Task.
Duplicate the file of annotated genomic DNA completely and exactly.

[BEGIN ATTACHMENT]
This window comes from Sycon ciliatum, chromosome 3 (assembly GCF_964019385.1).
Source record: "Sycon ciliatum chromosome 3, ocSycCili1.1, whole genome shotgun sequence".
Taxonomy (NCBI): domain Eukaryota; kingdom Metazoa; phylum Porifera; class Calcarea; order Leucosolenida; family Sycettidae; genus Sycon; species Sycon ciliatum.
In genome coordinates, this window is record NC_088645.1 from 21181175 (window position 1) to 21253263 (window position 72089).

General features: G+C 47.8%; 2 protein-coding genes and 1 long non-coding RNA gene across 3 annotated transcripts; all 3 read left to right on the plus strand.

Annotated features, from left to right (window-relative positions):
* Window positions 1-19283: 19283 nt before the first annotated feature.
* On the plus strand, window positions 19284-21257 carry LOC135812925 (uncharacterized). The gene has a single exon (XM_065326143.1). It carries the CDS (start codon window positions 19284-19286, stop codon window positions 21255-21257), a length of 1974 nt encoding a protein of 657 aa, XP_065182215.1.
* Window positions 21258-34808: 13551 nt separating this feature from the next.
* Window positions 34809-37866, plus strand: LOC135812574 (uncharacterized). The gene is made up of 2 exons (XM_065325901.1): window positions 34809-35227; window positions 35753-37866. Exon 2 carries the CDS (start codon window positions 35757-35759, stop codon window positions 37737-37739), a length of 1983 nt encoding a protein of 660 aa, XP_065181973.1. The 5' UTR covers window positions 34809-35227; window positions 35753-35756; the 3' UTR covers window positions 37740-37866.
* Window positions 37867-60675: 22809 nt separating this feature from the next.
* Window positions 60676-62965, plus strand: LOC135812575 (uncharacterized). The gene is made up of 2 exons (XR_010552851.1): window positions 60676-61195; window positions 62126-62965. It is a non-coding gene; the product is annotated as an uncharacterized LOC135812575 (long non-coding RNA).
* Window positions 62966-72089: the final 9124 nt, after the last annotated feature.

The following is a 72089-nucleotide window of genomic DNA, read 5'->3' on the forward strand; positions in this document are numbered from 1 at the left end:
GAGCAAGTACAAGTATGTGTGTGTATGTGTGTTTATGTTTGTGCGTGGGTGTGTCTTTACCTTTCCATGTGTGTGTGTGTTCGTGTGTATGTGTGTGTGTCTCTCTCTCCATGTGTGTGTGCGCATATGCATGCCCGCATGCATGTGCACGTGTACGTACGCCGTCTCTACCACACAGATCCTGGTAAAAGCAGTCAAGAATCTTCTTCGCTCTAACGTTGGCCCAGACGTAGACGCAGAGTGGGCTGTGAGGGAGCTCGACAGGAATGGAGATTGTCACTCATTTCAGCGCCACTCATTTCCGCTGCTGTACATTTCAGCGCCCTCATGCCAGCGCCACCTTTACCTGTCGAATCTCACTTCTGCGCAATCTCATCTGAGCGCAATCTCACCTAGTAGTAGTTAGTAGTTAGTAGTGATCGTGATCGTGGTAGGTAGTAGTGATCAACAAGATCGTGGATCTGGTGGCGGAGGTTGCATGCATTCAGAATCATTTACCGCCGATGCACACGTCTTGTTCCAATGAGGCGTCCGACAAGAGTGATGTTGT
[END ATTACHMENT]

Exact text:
This window comes from Sycon ciliatum, chromosome 3 (assembly GCF_964019385.1).
Source record: "Sycon ciliatum chromosome 3, ocSycCili1.1, whole genome shotgun sequence".
Taxonomy (NCBI): domain Eukaryota; kingdom Metazoa; phylum Porifera; class Calcarea; order Leucosolenida; family Sycettidae; genus Sycon; species Sycon ciliatum.
In genome coordinates, this window is record NC_088645.1 from 21181175 (window position 1) to 21253263 (window position 72089).

General features: G+C 47.8%; 2 protein-coding genes and 1 long non-coding RNA gene across 3 annotated transcripts; all 3 read left to right on the plus strand.

Annotated features, from left to right (window-relative positions):
* Window positions 1-19283: 19283 nt before the first annotated feature.
* On the plus strand, window positions 19284-21257 carry LOC135812925 (uncharacterized). The gene has a single exon (XM_065326143.1). It carries the CDS (start codon window positions 19284-19286, stop codon window positions 21255-21257), a length of 1974 nt encoding a protein of 657 aa, XP_065182215.1.
* Window positions 21258-34808: 13551 nt separating this feature from the next.
* Window positions 34809-37866, plus strand: LOC135812574 (uncharacterized). The gene is made up of 2 exons (XM_065325901.1): window positions 34809-35227; window positions 35753-37866. Exon 2 carries the CDS (start codon window positions 35757-35759, stop codon window positions 37737-37739), a length of 1983 nt encoding a protein of 660 aa, XP_065181973.1. The 5' UTR covers window positions 34809-35227; window positions 35753-35756; the 3' UTR covers window positions 37740-37866.
* Window positions 37867-60675: 22809 nt separating this feature from the next.
* Window positions 60676-62965, plus strand: LOC135812575 (uncharacterized). The gene is made up of 2 exons (XR_010552851.1): window positions 60676-61195; window positions 62126-62965. It is a non-coding gene; the product is annotated as an uncharacterized LOC135812575 (long non-coding RNA).
* Window positions 62966-72089: the final 9124 nt, after the last annotated feature.

The following is a 72089-nucleotide window of genomic DNA, read 5'->3' on the forward strand; positions in this document are numbered from 1 at the left end:
GAGCAAGTACAAGTATGTGTGTGTATGTGTGTTTATGTTTGTGCGTGGGTGTGTCTTTACCTTTCCATGTGTGTGTGTGTTCGTGTGTATGTGTGTGTGTCTCTCTCTCCATGTGTGTGTGCGCATATGCATGCCCGCATGCATGTGCACGTGTACGTACGCCGTCTCTACCACACAGATCCTGGTAAAAGCAGTCAAGAATCTTCTTCGCTCTAACGTTGGCCCAGACGTAGACGCAGAGTGGGCTGTGAGGGAGCTCGACAGGAATGGAGATTGTCACTCATTTCAGCGCCACTCATTTCCGCTGCTGTACATTTCAGCGCCCTCATGCCAGCGCCACCTTTACCTGTCGAATCTCACTTCTGCGCAATCTCATCTGAGCGCAATCTCACCTAGTAGTAGTTAGTAGTTAGTAGTGATCGTGATCGTGGTAGGTAGTAGTGATCAACAAGATCGTGGATCTGGTGGCGGAGGTTGCATGCATTCAGAATCATTTACCGCCGATGCACACGTCTTGTTCCAATGAGGCGTCCGACAAGAGTGATGTTGT